Illinois coach Bruce Weber felt compelled to issue a statement Thursday after postgame comments the night before led some to speculate about his future with the program.
Weber said he has "coached not to lose all year" following a 67-62 defeat to Purdue Wednesday in Champaign, Ill.
Illinois (16-10 overall, 5-8 Big Ten) dropped its fourth consecutive game and seventh of its past eight.
"The sad thing about the whole thing I guess is it's my fault," Weber said Wednesday. "Instead of creating toughness and developing a team, I coached not to lose all year. It's sad to be honest, but it is what is."
On Thursday, Weber issued a statement through the school expanding on Wednesday's postgame comments.
"I spoke out of frustration following another difficult loss. I am disappointed in myself, as I said, for not developing a culture of toughness with our team up to this point in the season," Weber said in the statement. "The difference between winning and losing is toughness and having the will to win, and that is something we will continue to try to instill in our team.
"We have a young group that has now been involved in 13 games decided by five points or less, which I believe is the most of any program in the country this season. Our players, our staff, and I know our fans are frustrated because we are so close to putting it together. As I told our team last night, we have a lot to play for over these last five regular-season games as well as the Big Ten tournament.
"We still have an opportunity to make the NCAA tournament, and I'm looking forward to practice today and working with our players to help us reach that goal."
With a new athletic director in Mike Thomas, who dismissed football coach Ron Zook after last season, Weber's future appears uncertain. Weber directed Illinois to the national championship game in 2005, but he has also failed to reach the NCAA tournament two out of the past four years.
He's recruited a McDonald's All-American (Jereme Richmond) and a potential lottery pick in sophomore center Meyers Leonard, but he's also missed on plenty of Chicago's elite talent.
Thomas said Saturday on a Champaign radio station that he would evaluate Weber's job status at the end of the season. But he also didn't defend Weber as he took calls from fans criticizing the coach.
"For us, we have to compete at the highest level with our men's basketball program," Thomas said Saturday on WDWS-1400 AM. "There's no doubt about. We have to be in the higher ranks of the Big Ten Conference. Let's face it, in the Big Ten, not just men's basketball but for anything, if you're in the upper crust, you're a top team nationally."
Illinois is paying Zook $2.6 million to buy out his contract, and Weber's contract runs through 2015 and would force the school to pay him $3.9 million if he's fired after this season.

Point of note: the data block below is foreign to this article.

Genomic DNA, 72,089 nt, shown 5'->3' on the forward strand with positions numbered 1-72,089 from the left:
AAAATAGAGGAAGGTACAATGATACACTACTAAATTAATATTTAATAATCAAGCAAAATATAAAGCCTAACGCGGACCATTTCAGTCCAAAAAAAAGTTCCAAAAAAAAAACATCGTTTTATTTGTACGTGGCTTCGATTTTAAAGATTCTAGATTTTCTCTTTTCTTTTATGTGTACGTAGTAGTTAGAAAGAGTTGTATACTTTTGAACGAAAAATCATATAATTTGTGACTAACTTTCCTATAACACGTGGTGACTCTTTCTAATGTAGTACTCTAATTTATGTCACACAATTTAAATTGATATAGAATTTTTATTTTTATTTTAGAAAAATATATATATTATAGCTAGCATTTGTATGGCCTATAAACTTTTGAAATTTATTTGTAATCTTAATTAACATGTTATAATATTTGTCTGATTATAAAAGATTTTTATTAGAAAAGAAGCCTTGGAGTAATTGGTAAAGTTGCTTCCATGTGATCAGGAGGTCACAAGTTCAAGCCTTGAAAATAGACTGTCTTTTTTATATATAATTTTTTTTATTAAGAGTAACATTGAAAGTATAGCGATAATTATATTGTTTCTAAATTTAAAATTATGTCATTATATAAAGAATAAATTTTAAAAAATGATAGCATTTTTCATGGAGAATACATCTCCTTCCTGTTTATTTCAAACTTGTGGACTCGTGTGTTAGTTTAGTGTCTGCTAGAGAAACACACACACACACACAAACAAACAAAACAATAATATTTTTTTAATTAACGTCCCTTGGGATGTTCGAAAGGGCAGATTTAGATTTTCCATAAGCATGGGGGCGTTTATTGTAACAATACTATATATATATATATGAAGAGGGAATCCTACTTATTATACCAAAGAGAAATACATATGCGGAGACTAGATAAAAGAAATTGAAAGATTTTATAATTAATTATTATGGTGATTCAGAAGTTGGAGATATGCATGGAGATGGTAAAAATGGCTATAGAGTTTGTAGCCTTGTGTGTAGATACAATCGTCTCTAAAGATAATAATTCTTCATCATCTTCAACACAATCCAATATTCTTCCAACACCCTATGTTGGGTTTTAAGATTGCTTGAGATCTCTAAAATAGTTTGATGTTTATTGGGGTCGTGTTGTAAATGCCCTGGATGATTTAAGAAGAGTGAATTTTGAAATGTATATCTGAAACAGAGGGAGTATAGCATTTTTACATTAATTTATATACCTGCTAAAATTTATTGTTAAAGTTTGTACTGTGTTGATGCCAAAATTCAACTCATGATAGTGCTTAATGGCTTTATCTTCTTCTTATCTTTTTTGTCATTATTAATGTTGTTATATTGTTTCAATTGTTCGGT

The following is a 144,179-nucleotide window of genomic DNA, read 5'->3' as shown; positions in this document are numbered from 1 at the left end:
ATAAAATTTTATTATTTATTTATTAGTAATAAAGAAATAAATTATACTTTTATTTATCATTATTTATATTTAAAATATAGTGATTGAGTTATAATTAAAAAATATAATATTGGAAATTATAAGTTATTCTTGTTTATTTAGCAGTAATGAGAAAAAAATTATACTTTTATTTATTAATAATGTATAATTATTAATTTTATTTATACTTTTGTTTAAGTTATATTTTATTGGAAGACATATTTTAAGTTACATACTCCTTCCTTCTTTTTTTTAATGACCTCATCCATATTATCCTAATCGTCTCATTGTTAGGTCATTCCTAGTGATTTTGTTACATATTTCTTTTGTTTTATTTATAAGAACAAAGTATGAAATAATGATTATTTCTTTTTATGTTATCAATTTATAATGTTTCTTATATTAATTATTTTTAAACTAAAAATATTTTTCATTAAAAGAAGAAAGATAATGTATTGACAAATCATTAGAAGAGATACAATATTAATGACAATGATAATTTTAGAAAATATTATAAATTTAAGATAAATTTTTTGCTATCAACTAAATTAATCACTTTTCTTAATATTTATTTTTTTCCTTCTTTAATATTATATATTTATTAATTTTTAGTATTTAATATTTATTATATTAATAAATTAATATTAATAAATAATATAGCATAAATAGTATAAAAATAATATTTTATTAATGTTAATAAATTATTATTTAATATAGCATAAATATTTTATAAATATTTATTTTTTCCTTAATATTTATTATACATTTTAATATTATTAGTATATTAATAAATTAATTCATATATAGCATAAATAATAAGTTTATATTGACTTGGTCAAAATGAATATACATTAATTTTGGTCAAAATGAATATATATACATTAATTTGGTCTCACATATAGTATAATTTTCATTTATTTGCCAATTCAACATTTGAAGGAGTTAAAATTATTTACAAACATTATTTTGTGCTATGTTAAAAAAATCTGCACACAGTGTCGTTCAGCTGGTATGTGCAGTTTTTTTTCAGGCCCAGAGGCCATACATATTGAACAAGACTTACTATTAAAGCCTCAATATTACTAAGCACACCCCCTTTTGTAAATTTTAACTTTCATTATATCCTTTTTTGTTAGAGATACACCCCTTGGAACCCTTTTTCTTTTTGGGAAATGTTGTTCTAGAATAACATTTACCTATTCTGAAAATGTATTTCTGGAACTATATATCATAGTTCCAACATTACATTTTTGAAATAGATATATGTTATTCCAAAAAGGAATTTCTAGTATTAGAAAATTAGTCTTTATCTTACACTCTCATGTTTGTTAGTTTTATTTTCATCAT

In his ninth season since moving from Southern Illinois, Weber is 212-95 (a .691 winning percentage and the third-highest win total in Illinois history). He has won two Big Ten titles -- the 2003-04 title was Illinois' first outright Big Ten championship since 1952 -- and finished with at least 20 wins in seven of the eight seasons he's completed in Champaign.
Since their championship game appearance in 2005, the Illini are 146-86 overall (.629 winning percentage), a pedestrian 60-56 in the Big Ten and 2-4 in the NCAA tournament.
If Weber is fired, former Illinois guard and current ESPN analyst Stephen Bardo said Thursday he hopes the school will consider hiring an African-American coach. Illinois has never had a black head coach in basketball or football, an issue two trustees raised in January when they voted against approving Tim Beckman as the new football coach. Beckman is white.
Bardo said there would be no shortage of candidates for the job.
"This is a top-15 program perennially, even though they haven't performed at that level," Bardo said Thursday on "The Waddle & Silvy Show" on ESPN 1000. "This is a top-15 program. You'll be shocked at the number of guys that would be interested in coming to coach at the University of Illinois. It's a crown jewel. It's waiting to explode, and I think if they decide to make that decision you'll be very shocked at the quantity and the quality of the coaches that will be interested in that position."
On Wednesday, Weber took the blame not only for this season but the past three seasons, which included a No. 9 seed in the 2011 NCAA tournament and an NIT appearance in 2009.
"You got to develop a culture," Weber said. "I think the last three years all I worried about was winning rather than developing a culture and a toughness. That's my fault.
"You're trying to please everyone and instead of pleasing yourself. That's my fault in hindsight."
Weber was hard on his players, pointing out Leonard's lack of effort in the first half against Purdue.
"Meyers can't have horrible body language," Weber said. "The first half he walked around. This is our desperation game; he walked up and down the court. It can't happen. He's got to change. We're not doing him justice if we don't make him change."
Weber praised Purdue's leadership and questioned his own players.
"(Purdue's Robbie Hummel), Draymond (Green), Aaron (Craft), those are three guys you wish you could coach because they really, truly care about the team and winning," Weber said. "That's the most important thing for them.
"I think Tracy (Abrams) has a chance. He played with great heart (Wednesday). The problem is he's our leader (as a freshman). That's the problem. He's the one talking after the game in the locker room."
Illinois has five regular-season games remaining. Two games are against ranked teams -- at Ohio State and at home against Michigan. The other two are at Nebraska and at home against Iowa.
Information from ESPNChicago.com's Scott Powers and The Associated Press was used in this report.